Nonfarm productivity in the US dropped for the first time in four years, falling -0.3% annually in Q3 2019. The results are in stark contrast with the expectations of a 0.9% increase, indicating that the rise in efficiency earlier in the year was anomalous rather than trend-setting.
- US productivity dropped -0.3% in Q3 compared to 2.5% growth in Q2 and 0.9% growth expected.
- Labor costs have reportedly accelerated from 2.4% growth to 3.6% growth.
- The report indicates an economic slowdown in Q3 as the effects of 2018’s tax cuts continue to fade.
The latest report on US nonfarm productivity indicates an economic slowdown, supported by other financial reports throughout the year. The big miss in productivity raises the question of whether the tax cuts implemented in 2018 had any long-term benefits, failing to prop up business investment which has contracted significantly due to the ongoing trade war. Labor costs have increased to 3.6% growth, exacerbating the issue. While quarterly reports can be volatile, productivity gains have been mostly weak throughout the current period of economic expansion which is in its tenth year.
Unit labor costs rose 3.1%, the fastest gain since 2014, perhaps indicating that the tight labor market is affecting wage growth activity. The drop in productivity stemmed from a 2.1% increase in output vs. a 2.4% gain in hours worked.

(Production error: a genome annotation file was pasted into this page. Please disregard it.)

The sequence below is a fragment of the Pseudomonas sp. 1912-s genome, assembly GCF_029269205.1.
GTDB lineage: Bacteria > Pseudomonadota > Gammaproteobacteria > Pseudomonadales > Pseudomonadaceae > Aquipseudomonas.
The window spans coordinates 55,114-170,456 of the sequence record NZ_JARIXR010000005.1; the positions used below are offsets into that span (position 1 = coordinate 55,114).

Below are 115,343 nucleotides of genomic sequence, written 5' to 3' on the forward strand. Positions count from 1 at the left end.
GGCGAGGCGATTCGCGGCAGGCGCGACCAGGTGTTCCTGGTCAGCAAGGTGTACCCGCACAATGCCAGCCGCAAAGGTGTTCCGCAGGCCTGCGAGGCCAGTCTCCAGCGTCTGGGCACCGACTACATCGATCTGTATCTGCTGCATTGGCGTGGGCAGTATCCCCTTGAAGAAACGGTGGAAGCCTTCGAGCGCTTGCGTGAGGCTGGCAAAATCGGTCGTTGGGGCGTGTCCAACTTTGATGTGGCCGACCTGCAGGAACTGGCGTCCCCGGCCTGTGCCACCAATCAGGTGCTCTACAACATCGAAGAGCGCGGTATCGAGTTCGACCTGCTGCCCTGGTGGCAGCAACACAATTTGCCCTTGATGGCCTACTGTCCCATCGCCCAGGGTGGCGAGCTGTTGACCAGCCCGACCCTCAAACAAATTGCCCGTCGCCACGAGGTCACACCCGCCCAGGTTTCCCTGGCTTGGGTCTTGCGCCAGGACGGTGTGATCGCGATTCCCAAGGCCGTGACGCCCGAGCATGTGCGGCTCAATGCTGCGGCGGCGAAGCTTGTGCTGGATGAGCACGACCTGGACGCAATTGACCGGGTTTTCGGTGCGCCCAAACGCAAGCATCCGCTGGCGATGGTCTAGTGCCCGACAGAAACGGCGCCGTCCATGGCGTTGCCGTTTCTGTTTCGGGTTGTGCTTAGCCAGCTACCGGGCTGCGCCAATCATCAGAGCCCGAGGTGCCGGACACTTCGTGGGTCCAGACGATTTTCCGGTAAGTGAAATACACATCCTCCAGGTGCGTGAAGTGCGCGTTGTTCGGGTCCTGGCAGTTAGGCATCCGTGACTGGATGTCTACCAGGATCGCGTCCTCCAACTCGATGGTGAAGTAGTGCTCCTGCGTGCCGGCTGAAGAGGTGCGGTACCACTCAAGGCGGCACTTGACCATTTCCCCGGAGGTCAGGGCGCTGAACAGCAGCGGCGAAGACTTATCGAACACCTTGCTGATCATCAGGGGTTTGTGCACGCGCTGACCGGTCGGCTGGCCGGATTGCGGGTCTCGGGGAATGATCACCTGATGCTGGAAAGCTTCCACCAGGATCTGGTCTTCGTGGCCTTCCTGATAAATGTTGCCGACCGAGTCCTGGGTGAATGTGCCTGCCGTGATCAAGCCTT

Capital Economics: 0.3% annualized decline in US nonfarm #productivity in Q3 left the annual growth rate at 1.4%, still slightly above the previous five-year average, but it illustrates that the acceleration in productivity growth that began last year is already fading." #usecon
— Cambridge (@Cambridge_FX) November 6, 2019
Fed Chairman Jerome Powell suggested recently that official figures may underestimate productivity by failing to account for the time saved with high-speed internet connections and the widespread availability of internet-connected devices, saying “We can now be constantly connected to the accumulated knowledge of humankind and receive near instantaneous updates on the lives of friends far and wide.”
Powell went on to say that “adding to the measurement challenge, many of these services are free, which is to say, not explicitly priced. How should we value the luxury of never needing to ask for directions? Or the peace and tranquility afforded by speedy resolution of those contentious arguments over the trivia of the moment?” Fed Vice Chairman for Supervision Randal Quarles pointed to the rise in AI and 3D printing technology as innovations that may boost productivity over time, saying the first-half pickup in productivity had still given him optimism after years of “abysmal” performance.
Gold prices have risen today, trading near $1,500. Spot gold last traded at $1,486.55/oz, up 0.39% with a high of $1,489.52/oz and a low of $1,480.28/oz. Today’s rise in price can be seen as a natural correction from yesterday’s pullback which was a result of upbeat financial reports from the services sector.